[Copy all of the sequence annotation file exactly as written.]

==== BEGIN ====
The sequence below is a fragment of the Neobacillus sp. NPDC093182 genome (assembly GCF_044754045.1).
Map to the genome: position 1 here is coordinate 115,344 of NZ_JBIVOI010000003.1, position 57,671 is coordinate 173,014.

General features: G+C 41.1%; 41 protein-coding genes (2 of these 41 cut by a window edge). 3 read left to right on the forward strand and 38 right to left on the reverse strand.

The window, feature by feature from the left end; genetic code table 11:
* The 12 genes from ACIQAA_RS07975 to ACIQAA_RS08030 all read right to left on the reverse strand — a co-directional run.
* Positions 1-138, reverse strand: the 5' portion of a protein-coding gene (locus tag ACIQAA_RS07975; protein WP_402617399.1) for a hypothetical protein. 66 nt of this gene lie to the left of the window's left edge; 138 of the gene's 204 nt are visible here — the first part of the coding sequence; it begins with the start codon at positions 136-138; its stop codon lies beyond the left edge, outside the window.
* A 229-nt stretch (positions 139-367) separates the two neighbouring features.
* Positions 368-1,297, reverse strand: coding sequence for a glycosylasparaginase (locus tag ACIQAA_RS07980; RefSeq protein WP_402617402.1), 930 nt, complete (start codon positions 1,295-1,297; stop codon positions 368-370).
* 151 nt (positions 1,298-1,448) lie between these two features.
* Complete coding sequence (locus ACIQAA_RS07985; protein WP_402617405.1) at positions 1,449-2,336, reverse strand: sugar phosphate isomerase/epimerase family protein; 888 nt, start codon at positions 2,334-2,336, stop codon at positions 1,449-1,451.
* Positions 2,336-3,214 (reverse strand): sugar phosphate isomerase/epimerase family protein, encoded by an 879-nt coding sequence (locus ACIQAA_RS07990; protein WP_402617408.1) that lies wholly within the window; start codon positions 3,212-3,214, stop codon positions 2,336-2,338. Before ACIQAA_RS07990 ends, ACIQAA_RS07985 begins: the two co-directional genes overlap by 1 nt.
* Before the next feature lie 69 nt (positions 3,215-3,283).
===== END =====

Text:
The sequence below is a fragment of the Neobacillus sp. NPDC093182 genome (assembly GCF_044754045.1).
Map to the genome: position 1 here is coordinate 115,344 of NZ_JBIVOI010000003.1, position 57,671 is coordinate 173,014.

General features: G+C 41.1%; 41 protein-coding genes (2 of these 41 cut by a window edge). 3 read left to right on the forward strand and 38 right to left on the reverse strand.

The window, feature by feature from the left end; genetic code table 11:
* The 12 genes from ACIQAA_RS07975 to ACIQAA_RS08030 all read right to left on the reverse strand — a co-directional run.
* Positions 1-138, reverse strand: the 5' portion of a protein-coding gene (locus tag ACIQAA_RS07975; protein WP_402617399.1) for a hypothetical protein. 66 nt of this gene lie to the left of the window's left edge; 138 of the gene's 204 nt are visible here — the first part of the coding sequence; it begins with the start codon at positions 136-138; its stop codon lies beyond the left edge, outside the window.
* A 229-nt stretch (positions 139-367) separates the two neighbouring features.
* Positions 368-1,297, reverse strand: coding sequence for a glycosylasparaginase (locus tag ACIQAA_RS07980; RefSeq protein WP_402617402.1), 930 nt, complete (start codon positions 1,295-1,297; stop codon positions 368-370).
* 151 nt (positions 1,298-1,448) lie between these two features.
* Complete coding sequence (locus ACIQAA_RS07985; protein WP_402617405.1) at positions 1,449-2,336, reverse strand: sugar phosphate isomerase/epimerase family protein; 888 nt, start codon at positions 2,334-2,336, stop codon at positions 1,449-1,451.
* Positions 2,336-3,214 (reverse strand): sugar phosphate isomerase/epimerase family protein, encoded by an 879-nt coding sequence (locus ACIQAA_RS07990; protein WP_402617408.1) that lies wholly within the window; start codon positions 3,212-3,214, stop codon positions 2,336-2,338. Before ACIQAA_RS07990 ends, ACIQAA_RS07985 begins: the two co-directional genes overlap by 1 nt.
* Before the next feature lie 69 nt (positions 3,215-3,283).